The Irish receiving core will be led by seniors Chris Finke and Chase Claypool. I expect Boykin’s position to be filled by Michael Young, who saw some snaps on the outside last year. Claypool’s position is pretty much locked, but Chris Finke is coming back for a fifth year and expects to be the slot receiver. He is solid, but I think there are better options behind him that can transform Notre Dame into a higher powered offense. Lawrence Keys III should give Finke a run for his money all offseason, and I hope OC Chip Long doesn’t just give the starting role to Finke because he “deserves it”. The best players should always be on the field unless they have off the field issues that require suspension. Michael Young and Lawrence Keys III both ran their 40 yard dashes in the 4.6-4.7 range in high school, so I’d imagine they’re in the 4.5-4.6 range now after a couple years in the conditioning program. The modern passing game isn’t primarily jump balls to tall guys that get tackled as soon as they come down. Notre Dame has to transition into an offense that features WRs that are speed guys emulating Will Fuller, or they will never become a high-powered offense that averages over 30 points a game.
Last but not least, it is time to touch on the most important position on the field- quarterback. Ian Book is probably the best QB of the Brian Kelly era besides Deshone Kizer. Book is a pocket QB who has the athleticism to maneuver the pocket and run when he is forced to. He is an extremely accurate QB, which is very important to have in the RPO system. He is great in Chip Long’s offense. What he must improve first and foremost is his deep ball accuracy, especially if they transition to speed guys on the outside over the next two years. The best ball he threw all year was in the USC game to Chris Finke for their first TD of the game. He floated it perfectly to the front left pilon, a place where only the WR could catch it. More consistent down field passes must be completed by Book in order for them to improve on offense next year.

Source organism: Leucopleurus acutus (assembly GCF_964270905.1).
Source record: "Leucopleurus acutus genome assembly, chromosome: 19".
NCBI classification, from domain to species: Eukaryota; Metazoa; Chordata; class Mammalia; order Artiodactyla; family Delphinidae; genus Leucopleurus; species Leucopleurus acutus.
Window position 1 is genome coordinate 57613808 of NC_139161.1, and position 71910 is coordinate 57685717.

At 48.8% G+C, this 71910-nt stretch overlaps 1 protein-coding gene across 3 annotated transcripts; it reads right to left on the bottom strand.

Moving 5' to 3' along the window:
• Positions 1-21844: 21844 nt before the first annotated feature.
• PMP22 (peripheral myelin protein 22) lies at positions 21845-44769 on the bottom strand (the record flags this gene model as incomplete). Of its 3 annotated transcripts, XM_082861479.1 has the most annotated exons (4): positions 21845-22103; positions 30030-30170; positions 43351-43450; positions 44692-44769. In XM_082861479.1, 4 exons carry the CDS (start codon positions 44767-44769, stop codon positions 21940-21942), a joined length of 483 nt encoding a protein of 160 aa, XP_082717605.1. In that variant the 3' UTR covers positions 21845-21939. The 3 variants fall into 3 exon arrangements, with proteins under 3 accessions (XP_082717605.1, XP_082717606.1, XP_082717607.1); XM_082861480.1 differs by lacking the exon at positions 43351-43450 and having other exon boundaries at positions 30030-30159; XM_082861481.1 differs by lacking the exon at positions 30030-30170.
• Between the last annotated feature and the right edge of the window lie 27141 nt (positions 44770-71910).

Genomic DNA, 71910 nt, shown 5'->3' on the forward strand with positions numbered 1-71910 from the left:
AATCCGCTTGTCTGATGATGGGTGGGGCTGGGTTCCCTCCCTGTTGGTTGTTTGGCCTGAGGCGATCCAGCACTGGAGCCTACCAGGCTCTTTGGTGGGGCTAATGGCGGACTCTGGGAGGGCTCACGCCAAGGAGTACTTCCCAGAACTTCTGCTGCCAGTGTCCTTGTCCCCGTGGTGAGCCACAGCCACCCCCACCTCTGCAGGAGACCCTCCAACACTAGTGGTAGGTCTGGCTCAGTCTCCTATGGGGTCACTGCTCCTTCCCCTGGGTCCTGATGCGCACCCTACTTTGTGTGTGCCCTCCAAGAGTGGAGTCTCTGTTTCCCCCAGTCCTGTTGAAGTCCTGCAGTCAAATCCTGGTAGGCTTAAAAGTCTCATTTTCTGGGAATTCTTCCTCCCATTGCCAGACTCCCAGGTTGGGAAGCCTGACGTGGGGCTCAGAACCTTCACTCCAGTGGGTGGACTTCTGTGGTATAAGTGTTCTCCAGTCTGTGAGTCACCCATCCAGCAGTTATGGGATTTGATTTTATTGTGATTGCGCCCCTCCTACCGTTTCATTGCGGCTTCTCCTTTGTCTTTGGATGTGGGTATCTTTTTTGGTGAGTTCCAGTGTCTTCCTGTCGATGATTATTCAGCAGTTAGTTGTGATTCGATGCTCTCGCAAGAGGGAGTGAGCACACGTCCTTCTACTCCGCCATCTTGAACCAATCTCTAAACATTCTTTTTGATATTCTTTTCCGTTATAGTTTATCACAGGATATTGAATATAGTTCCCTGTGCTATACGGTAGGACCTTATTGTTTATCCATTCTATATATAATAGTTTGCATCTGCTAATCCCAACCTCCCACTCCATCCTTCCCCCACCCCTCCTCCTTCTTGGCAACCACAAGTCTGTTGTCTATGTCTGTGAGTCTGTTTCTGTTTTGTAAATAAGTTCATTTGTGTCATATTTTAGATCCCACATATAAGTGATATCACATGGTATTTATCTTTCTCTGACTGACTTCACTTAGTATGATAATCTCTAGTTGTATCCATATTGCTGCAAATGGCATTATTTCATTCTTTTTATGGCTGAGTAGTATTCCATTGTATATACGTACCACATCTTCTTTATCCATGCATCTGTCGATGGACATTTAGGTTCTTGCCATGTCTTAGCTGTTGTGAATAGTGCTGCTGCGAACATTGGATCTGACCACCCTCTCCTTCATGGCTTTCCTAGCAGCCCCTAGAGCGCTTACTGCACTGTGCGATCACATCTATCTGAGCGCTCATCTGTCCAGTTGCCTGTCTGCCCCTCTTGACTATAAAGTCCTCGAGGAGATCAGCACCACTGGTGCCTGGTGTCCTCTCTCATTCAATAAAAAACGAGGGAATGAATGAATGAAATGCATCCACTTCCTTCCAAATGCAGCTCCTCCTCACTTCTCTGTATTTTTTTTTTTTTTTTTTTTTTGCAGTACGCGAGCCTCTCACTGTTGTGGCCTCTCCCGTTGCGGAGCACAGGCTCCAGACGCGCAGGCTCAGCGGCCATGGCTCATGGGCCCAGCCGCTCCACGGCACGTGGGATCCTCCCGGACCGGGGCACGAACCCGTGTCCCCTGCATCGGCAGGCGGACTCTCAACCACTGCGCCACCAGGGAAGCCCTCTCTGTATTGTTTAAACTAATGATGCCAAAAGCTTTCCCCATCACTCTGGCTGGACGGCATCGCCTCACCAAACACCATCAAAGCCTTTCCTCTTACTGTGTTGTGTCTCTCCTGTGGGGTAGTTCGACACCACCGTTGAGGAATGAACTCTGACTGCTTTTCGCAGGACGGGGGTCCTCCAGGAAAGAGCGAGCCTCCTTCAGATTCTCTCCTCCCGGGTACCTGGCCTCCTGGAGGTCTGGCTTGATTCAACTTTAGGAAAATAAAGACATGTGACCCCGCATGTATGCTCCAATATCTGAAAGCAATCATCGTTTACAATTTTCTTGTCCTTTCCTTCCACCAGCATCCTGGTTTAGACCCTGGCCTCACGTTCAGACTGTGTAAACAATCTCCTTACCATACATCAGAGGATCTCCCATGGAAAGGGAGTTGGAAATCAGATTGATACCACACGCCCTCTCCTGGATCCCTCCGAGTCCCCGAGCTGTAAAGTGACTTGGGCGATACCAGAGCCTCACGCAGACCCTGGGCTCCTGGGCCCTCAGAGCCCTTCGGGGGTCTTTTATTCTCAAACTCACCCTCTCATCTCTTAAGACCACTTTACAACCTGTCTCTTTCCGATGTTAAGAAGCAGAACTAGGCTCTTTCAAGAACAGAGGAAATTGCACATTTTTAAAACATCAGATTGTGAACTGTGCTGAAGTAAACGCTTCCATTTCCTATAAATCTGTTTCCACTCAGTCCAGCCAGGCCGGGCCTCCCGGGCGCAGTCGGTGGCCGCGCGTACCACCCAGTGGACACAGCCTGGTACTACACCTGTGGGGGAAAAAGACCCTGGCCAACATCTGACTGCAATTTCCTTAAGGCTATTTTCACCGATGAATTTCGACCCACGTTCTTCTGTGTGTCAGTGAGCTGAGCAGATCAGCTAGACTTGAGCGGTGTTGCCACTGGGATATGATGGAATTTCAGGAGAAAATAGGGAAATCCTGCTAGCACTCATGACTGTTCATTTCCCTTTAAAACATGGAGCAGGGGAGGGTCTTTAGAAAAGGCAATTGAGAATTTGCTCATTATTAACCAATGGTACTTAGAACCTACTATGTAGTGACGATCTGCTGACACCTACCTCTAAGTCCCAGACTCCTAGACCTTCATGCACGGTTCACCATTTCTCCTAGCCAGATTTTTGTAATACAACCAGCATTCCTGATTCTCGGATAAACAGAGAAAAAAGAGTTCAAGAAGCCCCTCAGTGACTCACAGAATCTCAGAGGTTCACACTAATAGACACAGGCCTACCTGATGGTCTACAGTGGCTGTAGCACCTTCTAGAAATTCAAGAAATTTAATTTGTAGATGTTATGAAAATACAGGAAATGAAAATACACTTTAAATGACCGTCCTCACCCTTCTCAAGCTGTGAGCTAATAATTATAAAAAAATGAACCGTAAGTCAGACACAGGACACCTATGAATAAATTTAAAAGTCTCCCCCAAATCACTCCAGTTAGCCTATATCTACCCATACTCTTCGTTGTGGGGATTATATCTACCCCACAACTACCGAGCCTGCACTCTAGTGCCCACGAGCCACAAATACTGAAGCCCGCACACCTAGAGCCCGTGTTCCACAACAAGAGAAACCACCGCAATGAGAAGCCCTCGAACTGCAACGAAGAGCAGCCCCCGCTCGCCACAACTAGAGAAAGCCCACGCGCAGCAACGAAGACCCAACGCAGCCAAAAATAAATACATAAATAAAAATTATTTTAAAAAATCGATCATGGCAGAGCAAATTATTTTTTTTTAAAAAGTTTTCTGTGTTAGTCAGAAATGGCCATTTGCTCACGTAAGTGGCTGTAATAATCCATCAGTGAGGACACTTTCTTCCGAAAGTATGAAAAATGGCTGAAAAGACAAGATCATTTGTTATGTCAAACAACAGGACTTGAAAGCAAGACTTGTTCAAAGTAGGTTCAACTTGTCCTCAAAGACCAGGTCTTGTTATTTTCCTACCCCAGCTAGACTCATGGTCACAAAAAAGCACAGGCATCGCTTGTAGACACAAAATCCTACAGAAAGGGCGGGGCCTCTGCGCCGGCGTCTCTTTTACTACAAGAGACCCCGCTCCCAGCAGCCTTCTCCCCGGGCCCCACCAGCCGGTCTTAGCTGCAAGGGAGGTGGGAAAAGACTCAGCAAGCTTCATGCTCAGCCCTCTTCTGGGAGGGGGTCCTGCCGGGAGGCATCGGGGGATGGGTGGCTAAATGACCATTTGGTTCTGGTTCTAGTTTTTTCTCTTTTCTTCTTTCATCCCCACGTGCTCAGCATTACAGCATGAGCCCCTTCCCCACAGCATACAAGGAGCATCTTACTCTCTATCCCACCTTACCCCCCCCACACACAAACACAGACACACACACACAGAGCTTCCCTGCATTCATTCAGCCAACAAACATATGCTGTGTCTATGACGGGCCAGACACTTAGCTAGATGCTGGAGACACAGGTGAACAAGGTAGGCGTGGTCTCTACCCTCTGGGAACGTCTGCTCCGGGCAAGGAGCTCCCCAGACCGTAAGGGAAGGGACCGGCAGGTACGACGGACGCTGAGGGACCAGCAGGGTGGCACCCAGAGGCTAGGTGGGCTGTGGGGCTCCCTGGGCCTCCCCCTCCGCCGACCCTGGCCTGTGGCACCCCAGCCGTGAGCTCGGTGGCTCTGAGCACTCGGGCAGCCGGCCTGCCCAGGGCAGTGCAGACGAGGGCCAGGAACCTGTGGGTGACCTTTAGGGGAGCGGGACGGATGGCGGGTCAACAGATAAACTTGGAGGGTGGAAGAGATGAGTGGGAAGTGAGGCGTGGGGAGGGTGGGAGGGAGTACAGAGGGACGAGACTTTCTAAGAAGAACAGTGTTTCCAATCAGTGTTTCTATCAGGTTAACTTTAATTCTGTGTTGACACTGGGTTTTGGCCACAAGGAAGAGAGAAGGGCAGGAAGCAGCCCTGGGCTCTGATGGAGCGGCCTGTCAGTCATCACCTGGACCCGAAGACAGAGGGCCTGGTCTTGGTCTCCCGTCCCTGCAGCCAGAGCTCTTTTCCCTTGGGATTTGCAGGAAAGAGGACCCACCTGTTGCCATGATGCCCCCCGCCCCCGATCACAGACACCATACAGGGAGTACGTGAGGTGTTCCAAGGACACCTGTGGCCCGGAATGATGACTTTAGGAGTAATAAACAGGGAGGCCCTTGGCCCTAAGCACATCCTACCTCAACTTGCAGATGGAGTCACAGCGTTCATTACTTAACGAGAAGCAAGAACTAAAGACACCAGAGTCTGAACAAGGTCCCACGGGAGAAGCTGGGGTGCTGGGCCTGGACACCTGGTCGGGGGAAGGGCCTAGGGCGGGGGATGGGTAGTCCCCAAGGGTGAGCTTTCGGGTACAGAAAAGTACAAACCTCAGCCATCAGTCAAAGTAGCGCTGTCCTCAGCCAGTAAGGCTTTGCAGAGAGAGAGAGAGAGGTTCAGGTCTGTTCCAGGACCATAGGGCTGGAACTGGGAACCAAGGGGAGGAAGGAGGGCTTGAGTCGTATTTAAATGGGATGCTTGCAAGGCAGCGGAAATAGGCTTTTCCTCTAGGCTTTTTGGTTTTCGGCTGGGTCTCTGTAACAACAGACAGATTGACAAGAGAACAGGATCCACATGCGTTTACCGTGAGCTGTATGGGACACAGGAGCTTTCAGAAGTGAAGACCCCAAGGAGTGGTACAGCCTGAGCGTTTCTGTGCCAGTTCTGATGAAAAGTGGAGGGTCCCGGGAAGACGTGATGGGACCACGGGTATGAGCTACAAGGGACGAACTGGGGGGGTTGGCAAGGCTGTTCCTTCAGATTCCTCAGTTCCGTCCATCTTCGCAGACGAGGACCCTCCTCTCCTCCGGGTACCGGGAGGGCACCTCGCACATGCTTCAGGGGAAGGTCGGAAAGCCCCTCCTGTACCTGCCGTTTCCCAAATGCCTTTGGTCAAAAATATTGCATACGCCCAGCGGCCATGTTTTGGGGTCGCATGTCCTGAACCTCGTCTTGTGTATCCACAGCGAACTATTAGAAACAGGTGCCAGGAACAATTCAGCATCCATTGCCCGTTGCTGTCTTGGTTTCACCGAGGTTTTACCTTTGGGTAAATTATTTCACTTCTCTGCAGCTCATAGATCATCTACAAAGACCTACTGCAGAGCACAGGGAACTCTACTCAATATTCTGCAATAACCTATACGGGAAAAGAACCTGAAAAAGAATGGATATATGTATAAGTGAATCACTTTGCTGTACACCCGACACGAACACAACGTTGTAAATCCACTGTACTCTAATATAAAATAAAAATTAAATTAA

The other part of his game that he must upgrade is his decision making. The best QBs in the world know when and where to throw the ball, and I think this is something that Book lacks. He often stares down his first option when he drops back to pass and doesn’t scan the entire field for his best possibility. Decision making and down field accuracy improvements will elevate Book’s passing ability, which will in turn take ND’s offense to the next level.
Book most likely will get the nod as starter next year, but there is this guy behind him by the name of Phil Jurkovec that I have been high on since the first time I watched his high school film. He accumulated over 8000 passing yards along with 71 passing TDs and 41 TDs on the ground in only 2.5 years of play. Those numbers are outrageous especially for competing in the toughest league Pennsylvania has to offer. He has a rocket arm and above average athleticism, that was shown on the basketball court where he scored over 1200 points. Jurkovec stands at 6’5 and weighs 225 lbs., the prototypical size for a quarterback. The only criticism that he gets is his weird throwing motion, but if it works for him then who cares. Philip Rivers and Matt Stafford have been in the league for over a decade with odd throwing motions. If he can complete every throw that the offense asks of him, and do it consistently, then there is no reason to change or worry about his throwing motion. Alabama, Georgia, and Clemson have shown that you can sub a young QB in for a veteran and get it done. Those are the top three teams in college football right now. Maybe Phil isn’t ready to play in front of 80,000+ spectators, but his love for Notre Dame growing up and a state championship under his belt tell me otherwise. He is destined to be Notre Dame’s QB of the future and should be working his ass off to show the coaches that his ceiling is higher than Book’s.
Modern sports are played with a boom-or-bust mentality. QBs take more deep shots than they used to in hopes to score a touchdown rather than handing the ball off for three yards and a cloud of dust. Baseball has more strikeouts than ever, with most hitters going up to the plate with a homerun approach. Basketball is won by shooting 40+ 3 pointers and the winner of the game is usually who can convert on more of them. This is the approach Notre Dame must take to their offense for the 2019 season and beyond. Scoring 45 points is what it takes to be an elite team in college football. If Notre Dame wants to not only get into the CFP but win the national championship, they must transform their offense into one that puts points on the board in a majority of their possessions.